The couple changed their mind about the design in the garden following the granting of planning permission by their local council. However, in newly revealed planning documents published by the Royal Borough of Windsor and Maidenhead Council, the couple applied for retrospective planning consent for parts of “external landscaping works” in the garden after using a different design to the one approved by the council. The couple will now not be forced to reverse the work at their pad after retrospective planning consent was granted this afternoon.
The exact details of the changes are not clear, however, because large parts of the application have been redacted – which will add further to the growing secrecy row faced by the couple.
Planning applications, by law, should be published by local councils in full however there are exceptions including some government buildings.
But Ian Ratcliffe, project manager at the Royal Household said in an email to the council’s planning enforcement team that details of the couple’s plans should also be kept secret stressing that “national security could be compromised if public access is given to the plans”.
The royal couple moved into the Grade II listed Frogmore Cottage on the Windsor Estate in April ahead of the birth of their first child Archie after an extensive £2.65 million renovation funded by £2.4m from the taxpayer and £250,000 from themselves, according to sources.
The cottage was gifted to the Duke and Duchess by the Queen last year, with Kensington Palace confirming the move in November, saying Windsor was a “very special place” for the couple.
Frogmore Cottage is located near of Windsor Castle, the Queen’s summer residence, and St George’s Chapel, where Harry and Meghan tied the knot in May as millions around the world watched on TV.
Under planning law, a retrospective planning application is submitted if the council if a change is made to a property that requires planning permission and approval has not been sought.
A local authority can also request that a retrospective planning application is submitted for the work that has already carried out.
However, it does not mean that planning permission will automatically be granted and the application will be treated in the usual way.
If the retrospective application is refused, the local authority can issue an enforcement notice which could require the couple to reverse any changes made to Frogmore Cottage.
Under the plans revealed by a well-placed royal source last month, the plans include provision for a Tennis or Badminton Court at the couple’s Windsor home.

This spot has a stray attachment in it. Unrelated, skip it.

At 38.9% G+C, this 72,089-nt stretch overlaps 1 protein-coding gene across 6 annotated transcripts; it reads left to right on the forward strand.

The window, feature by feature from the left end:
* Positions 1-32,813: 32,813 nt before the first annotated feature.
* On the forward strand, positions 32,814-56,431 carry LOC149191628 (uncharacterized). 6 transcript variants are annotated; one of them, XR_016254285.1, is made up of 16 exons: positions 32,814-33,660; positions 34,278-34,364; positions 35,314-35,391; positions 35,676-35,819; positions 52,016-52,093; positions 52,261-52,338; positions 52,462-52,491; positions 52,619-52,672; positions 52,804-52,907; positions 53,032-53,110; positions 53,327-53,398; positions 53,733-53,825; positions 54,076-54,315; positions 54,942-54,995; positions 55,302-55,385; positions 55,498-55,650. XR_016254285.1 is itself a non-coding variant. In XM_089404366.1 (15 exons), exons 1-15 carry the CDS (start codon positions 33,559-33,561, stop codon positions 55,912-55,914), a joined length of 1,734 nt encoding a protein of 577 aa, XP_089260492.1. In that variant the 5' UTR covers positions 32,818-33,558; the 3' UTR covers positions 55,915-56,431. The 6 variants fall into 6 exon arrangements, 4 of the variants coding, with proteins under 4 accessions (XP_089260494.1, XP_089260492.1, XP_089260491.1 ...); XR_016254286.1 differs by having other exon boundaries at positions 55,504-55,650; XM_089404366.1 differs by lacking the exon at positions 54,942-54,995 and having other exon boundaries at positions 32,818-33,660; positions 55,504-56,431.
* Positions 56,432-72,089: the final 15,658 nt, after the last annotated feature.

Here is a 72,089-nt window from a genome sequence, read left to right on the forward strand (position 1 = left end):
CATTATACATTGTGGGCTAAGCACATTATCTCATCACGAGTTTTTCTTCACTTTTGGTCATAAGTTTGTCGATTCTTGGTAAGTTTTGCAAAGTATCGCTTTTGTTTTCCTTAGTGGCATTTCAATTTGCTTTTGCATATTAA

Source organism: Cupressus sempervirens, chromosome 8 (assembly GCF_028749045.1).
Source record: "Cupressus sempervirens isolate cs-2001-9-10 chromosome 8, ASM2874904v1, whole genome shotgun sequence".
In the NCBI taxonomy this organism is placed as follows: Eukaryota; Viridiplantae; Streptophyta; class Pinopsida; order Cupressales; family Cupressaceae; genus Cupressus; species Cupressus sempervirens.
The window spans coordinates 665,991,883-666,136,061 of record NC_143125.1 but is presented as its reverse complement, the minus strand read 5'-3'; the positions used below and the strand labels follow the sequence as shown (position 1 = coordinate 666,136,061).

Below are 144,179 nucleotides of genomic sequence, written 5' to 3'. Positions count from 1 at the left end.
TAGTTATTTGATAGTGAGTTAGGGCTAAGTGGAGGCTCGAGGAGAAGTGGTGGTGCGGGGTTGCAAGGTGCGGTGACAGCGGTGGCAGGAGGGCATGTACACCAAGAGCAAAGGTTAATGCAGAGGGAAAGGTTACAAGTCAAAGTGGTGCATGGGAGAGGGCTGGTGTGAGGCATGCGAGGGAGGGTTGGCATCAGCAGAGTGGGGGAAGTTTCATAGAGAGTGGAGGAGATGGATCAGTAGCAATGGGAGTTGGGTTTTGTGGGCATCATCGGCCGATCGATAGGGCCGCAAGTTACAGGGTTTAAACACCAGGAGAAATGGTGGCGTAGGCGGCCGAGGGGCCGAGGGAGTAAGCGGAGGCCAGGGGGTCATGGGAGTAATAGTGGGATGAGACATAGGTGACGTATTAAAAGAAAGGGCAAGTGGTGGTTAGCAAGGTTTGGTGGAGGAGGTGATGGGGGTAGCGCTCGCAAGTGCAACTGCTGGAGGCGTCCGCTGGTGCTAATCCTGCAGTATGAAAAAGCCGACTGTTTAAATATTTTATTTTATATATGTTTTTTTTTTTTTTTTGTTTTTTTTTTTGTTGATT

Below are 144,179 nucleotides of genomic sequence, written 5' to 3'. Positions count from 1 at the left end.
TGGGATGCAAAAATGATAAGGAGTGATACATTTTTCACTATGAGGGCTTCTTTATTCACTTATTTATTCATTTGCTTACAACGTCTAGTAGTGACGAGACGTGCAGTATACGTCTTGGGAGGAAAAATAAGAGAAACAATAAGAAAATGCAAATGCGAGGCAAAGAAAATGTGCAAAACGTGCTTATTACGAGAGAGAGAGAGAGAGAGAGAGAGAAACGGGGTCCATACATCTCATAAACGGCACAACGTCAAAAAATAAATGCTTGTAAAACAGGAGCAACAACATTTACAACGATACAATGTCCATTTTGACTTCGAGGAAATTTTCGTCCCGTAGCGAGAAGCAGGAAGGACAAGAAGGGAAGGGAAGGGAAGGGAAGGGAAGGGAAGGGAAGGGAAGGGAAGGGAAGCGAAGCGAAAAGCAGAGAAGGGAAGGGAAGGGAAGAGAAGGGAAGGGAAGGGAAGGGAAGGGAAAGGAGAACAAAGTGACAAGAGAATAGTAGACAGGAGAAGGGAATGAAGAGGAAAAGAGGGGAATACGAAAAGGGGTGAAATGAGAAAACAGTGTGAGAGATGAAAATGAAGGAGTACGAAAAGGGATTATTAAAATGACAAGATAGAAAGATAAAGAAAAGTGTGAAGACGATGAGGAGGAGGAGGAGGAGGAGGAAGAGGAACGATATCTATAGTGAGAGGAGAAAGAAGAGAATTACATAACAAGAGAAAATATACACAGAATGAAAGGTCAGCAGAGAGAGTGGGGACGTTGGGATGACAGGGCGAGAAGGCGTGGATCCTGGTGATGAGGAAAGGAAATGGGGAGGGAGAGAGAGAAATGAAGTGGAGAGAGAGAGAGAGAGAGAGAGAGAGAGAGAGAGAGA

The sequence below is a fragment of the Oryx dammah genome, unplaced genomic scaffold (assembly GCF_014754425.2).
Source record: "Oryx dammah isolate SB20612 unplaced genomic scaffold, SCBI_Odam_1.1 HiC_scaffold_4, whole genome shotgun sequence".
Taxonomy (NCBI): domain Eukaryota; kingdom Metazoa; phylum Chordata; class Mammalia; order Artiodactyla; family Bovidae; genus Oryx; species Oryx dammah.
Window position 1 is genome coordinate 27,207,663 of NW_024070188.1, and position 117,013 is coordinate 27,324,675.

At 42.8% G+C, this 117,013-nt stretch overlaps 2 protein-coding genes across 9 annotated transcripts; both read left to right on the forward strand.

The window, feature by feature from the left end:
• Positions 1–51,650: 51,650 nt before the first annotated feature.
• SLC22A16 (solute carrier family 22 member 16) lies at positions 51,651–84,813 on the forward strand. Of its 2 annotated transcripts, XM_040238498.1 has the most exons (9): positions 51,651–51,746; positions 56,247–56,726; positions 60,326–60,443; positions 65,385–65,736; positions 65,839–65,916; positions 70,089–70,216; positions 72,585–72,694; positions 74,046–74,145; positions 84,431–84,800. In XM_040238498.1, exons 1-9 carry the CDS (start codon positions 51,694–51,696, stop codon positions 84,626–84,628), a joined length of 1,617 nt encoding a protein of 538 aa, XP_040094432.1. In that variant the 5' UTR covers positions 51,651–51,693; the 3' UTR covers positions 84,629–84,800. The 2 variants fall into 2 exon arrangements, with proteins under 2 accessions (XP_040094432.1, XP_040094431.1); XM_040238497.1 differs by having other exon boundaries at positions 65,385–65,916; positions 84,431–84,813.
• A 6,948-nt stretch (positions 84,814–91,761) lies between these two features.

There are also said to be plans for exterior painting and landscaping, the installation of security lights and the planting of £20,000-worth of fast-growing shrubs and trees.
Several baby friendly features for the couple’s child Archie as well as a Veggie Garden so the couple can grow their own produce are also included.
The revised plans, according to the source, will be slightly different following a last-minute change of heart by the royal couple.
Commenting on the approval, a well-placed source close to the royal couple said: “The changes have been made to the plans to create the Duke and Duchess’s garden after the original planning consent was granted.
“It’s great news that the plans have been approved as the couple can now finish their project.
“Frogmore Cottage will be the perfect place for a royal prince to grow up with the Duke and Duchess and these changes are very important to create a perfect home for themselves and Archie.”
Plans for the initial multi-million-pound renovation were approved by Royal Maidenhead and Windsor Borough Council in December after asking for permission for “internal and external works […] and associated landscaping”.
But there was no further details on the council’s planning page at the time, just a note which said it contained “sensitive information” so documents wouldn’t be made public.
However, the couples latest project got underway about three weeks ago and is expected to be completed later this summer.
Frogmore Cottage was built in the 18th century for Queen Charlotte, the consort of King George III.
Queen Charlotte used the property as a countryside retreat for herself and her unmarried daughters.
Queen Victoria had breakfast at the cottage in 1875 and said it was a place with an “immense number of frogs” which she found “quite disgusting”.
Kensington Palace said in a statement about the plans previously: “The letter that was submitted to the council, and the language that was used, is standard for planning applications for all Royal Residences. In keeping with the usual process, the details are not released for security reasons.”
Any building work is covered by the Sovereign Grant – funded by the taxpayer – while the couple will pay for the furnishings.
Kensington Palace has been contacted for comment about the decision by the council.
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